OK there were casualties along the way; remember Squarials from BSB

No neither do we.

62932299-BF8E-326C-A6E2718AE83855EDNow those millions of eyeballs
that programmes like the Christmas Morcambe and Wise shows could garner when
there were only 3 channels would now be diluted down right across the board.

Hundreds of channels, thousands of new programmes, including the more obscure; programmes that wouldn’t have stood a chance in the “good old days”.

If we had all these channels then we had to watch them, right? Viewer numbers to established programmes diluted.

Advertisers were running scared and even the main channels found it tricky to sell advertising space.

When Tom Was Everyone’s Friend.

In 1999 the term Web 2.0 was coined by Darcy DiNucci and the term would then lie dormant until around 2002 when the internet was blooming with the proliferation of broadband accessibility.

Now the web was developing into a “platform”; podcasting, where you
could “time-shift” your listening habits, blogs, playing movies, social
media.  Remember Myspace when Tom was everyone’s friend?myspacetomjpeg

Slowly and gradually the
web was being used not just to play hosted media, but to stream.

With some foresight
Google was quick to see the future and snapped up Youtube.

Netflix went from renting
DVDs to streaming programmes to securing distribution rights.

There was a revolution in the air…

… but what about television?

Fast forward to now with tablets, smartphones and a glut of other streaming devices. Not only that, but now we have other behemoths having muscled into the streaming world; Amazon Video, Apple, and so on.

… but what about television?

Hang on, we’ll get to that in a moment.

A Global Family

Remember those days when the whole family would sit around the box in the corner of the room, watch the same programme and chat and discuss it as a family? Well the “family” is a bit bigger now… and spread out… and time-shifted.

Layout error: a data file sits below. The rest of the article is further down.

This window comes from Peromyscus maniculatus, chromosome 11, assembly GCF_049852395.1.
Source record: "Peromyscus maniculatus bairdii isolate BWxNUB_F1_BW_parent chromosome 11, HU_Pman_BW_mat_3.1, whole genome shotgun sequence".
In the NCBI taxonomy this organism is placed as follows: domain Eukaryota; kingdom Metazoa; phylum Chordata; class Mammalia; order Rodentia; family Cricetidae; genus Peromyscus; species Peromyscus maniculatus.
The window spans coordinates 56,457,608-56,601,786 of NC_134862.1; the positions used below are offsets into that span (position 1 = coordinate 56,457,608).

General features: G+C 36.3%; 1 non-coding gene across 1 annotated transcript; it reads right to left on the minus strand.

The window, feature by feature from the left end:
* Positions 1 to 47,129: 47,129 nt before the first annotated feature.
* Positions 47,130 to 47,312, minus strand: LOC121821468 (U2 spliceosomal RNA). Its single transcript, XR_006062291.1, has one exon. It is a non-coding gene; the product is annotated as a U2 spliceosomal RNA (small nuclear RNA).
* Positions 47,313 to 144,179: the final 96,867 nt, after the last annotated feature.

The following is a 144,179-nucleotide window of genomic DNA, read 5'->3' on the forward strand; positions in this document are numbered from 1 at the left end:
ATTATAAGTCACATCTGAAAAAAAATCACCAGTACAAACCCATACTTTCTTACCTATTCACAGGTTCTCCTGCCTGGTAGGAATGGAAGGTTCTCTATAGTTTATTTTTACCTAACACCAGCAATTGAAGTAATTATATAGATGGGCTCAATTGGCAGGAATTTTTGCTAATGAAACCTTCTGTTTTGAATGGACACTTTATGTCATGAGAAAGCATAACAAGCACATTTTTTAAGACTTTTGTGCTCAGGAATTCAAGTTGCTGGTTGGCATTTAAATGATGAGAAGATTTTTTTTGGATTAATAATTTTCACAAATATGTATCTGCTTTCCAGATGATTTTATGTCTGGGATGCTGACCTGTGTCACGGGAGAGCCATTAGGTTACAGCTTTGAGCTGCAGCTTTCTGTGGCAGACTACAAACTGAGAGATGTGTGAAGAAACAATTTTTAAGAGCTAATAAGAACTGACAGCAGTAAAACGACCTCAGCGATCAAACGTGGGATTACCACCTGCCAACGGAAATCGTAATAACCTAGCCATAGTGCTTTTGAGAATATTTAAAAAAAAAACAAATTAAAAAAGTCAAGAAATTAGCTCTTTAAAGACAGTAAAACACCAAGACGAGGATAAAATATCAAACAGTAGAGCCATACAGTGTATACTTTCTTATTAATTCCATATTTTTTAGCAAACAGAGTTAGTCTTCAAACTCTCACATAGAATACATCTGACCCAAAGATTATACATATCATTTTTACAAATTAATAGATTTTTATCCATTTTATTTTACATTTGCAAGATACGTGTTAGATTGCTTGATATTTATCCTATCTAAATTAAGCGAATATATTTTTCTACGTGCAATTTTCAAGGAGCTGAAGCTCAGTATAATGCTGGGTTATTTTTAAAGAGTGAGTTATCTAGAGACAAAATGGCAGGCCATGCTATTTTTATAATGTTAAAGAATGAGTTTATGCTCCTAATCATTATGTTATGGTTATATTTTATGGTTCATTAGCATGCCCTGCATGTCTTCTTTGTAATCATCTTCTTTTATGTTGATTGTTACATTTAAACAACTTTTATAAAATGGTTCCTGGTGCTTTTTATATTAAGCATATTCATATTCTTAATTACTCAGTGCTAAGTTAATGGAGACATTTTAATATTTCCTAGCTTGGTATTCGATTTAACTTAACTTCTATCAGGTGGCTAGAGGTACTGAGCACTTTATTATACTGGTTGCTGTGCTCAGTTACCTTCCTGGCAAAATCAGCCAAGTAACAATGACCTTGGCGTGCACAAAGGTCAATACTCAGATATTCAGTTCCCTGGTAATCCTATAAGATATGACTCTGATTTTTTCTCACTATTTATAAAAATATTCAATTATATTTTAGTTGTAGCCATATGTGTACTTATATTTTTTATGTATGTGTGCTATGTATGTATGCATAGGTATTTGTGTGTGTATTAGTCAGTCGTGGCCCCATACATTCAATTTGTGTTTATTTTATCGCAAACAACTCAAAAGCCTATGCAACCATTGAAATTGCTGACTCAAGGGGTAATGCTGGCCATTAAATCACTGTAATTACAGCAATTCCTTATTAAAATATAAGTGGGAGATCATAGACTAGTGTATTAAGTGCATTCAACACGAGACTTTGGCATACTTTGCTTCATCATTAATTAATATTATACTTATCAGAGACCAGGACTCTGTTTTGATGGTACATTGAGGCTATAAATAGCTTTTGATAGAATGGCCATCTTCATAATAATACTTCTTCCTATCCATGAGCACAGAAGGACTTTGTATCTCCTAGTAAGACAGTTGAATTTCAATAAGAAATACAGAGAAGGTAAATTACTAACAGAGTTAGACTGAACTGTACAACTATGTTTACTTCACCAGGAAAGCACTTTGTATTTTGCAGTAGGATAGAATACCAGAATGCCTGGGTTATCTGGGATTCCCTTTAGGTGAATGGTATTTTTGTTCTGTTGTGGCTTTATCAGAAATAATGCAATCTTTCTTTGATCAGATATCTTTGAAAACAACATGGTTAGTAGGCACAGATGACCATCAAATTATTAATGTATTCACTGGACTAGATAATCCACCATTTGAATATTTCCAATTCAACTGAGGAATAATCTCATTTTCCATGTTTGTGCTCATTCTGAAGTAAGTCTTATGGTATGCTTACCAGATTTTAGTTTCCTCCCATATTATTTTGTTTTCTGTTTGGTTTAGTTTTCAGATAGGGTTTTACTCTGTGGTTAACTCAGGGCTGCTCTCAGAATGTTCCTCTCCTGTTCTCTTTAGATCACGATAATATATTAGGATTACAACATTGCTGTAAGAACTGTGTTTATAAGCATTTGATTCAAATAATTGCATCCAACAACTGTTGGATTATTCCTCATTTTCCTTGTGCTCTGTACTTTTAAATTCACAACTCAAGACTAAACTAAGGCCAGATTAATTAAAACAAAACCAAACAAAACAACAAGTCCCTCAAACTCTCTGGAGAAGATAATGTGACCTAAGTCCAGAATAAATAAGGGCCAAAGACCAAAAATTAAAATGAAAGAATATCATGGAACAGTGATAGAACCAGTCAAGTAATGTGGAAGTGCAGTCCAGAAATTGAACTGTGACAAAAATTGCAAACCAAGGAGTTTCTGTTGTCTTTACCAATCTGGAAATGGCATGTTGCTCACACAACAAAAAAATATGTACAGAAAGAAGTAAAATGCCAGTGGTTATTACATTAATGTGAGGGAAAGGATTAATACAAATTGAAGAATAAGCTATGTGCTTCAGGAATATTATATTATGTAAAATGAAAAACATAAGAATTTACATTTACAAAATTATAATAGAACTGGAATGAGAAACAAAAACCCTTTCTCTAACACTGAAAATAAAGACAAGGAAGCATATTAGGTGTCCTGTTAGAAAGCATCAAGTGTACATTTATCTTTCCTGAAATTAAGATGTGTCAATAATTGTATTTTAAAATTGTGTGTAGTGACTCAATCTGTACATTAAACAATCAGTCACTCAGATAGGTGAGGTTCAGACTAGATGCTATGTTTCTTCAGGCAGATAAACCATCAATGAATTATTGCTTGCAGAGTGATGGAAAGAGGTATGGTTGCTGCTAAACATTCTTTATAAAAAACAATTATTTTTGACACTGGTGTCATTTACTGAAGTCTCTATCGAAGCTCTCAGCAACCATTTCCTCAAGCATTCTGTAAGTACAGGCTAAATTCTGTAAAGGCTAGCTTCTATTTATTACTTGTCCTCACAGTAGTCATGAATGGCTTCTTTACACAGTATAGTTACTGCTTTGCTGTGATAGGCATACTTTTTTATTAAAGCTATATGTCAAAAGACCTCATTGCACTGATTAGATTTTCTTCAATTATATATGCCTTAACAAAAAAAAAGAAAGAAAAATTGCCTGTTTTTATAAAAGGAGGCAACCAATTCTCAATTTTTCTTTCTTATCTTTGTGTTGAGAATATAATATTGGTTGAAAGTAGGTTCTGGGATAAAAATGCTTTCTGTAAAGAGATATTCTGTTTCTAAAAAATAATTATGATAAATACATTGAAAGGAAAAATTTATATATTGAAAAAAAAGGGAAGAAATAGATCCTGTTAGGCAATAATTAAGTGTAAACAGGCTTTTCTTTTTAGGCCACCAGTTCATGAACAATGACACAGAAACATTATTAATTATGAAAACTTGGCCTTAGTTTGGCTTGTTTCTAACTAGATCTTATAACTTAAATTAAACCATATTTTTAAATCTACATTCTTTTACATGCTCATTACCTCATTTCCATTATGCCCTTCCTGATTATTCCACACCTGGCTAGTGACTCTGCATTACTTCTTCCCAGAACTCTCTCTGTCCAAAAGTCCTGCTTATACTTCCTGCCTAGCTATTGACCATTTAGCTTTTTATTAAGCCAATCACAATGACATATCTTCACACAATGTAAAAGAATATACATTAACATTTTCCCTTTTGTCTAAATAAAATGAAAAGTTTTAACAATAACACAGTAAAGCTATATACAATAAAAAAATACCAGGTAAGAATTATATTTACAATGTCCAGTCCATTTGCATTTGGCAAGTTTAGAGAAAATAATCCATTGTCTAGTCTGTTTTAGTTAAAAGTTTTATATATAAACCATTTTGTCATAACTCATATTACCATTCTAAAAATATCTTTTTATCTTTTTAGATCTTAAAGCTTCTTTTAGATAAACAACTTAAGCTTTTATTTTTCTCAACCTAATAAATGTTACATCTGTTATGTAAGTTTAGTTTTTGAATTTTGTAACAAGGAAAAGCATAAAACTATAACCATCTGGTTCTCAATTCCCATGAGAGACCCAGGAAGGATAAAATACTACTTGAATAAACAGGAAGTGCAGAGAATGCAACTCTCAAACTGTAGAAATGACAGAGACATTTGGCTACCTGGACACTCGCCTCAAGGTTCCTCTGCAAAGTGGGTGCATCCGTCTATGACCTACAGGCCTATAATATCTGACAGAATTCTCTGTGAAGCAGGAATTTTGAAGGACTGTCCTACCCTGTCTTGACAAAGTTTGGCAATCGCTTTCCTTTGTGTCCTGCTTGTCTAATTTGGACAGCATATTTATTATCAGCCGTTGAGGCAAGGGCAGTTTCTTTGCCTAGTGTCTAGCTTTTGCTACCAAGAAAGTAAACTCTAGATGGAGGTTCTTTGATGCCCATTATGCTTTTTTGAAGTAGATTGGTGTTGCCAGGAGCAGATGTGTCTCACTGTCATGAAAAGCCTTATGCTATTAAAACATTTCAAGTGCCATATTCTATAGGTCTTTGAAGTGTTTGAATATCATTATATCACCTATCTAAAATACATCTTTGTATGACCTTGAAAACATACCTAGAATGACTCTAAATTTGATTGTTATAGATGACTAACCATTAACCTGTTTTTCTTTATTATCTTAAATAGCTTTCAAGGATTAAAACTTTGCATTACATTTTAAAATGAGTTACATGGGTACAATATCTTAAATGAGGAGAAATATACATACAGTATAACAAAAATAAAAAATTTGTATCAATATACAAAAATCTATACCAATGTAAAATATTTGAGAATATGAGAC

Now we might not all watch the same programmes at the same time, Family-Watching-TV-e1514910417382-1024x543.jpgalthough we occasionally all get together to binge watch something.

Just like with podcasting, we can now time-shift our viewing habits.

On a given evening each member of the family might all be watching different programmes on various devices, however more often than not they eventually end up watching the same programmes but at different times.

As for discussing and chatting with the family about what we watch, we still do that, but with our extended “family”; our followers on social media.

social-media-axietyWe live tweet the programmes, we blog about them later.

Programmes will trend while they’re on and we’ll share it all with our family; maybe not in the same room but around the world.

We now have a global reach to a potential global “family”.

“Television” now doesn’t just mean the square thing in the corner of the room or hanging on the wall. Channels can still get diluted now, however the weak don’t survive and the good ones have to be really good. As Sky has said for years, “Believe In Better”… and they must be to stand out in an ever-1131660_sky_3dexpanding market.

Netflix has come a long way since its early days where its innovative business model meant you didn’t have to pay for late returns on its DVDs. Netflix now makes its own movies and television programmes as do Apple and Amazon.

What Does All This Mean For Television?

Television is having another growth spurt at the moment, but this time it’s different… and it’s bringing plenty of work with it for everyone; writers, directors, actors and so on.

Netflix is establishing its own studio hubs like the one at Shepperton for example and even changing the rules of the film industry as in the Netflix VS. Cannes Film Festival 2019.

Netflix is just one of the giants vying for to add us to its viewing figures.

Where does this leave advertisers?

Television advertisers are alive and well and looking forward to 2020 and beyond, as television is now in many ways another streaming device. Television, is another platform on which advertising has found its new place together with AVOD such as found on the free version membership on ITV Hub and Youtube for example.

With AI driven algorithms based on our viewing habits and social media profiles, gone are the days when 9 million people had to watch the same paraffin commercial.

Now we’ll be served with commercials that actually interest us

As for our original question, “are we entering the Golden Age of television?”

Well it certainly does look like it doesn’t it?

In fact, it seems that the best is yet to come.

Stay tuned!


Well that’s it for this post and as usual feel free to leave your comments.

Also don’t forget that you can follow our Ray Knight Casting Blog – see right side bar – by signing up you’ll receive each and every one of our blog directly into your in-box as soon as they appear here on this blog.

© Ray Knight Casting – 2019
For more information about
Ray Knight Casting
please visit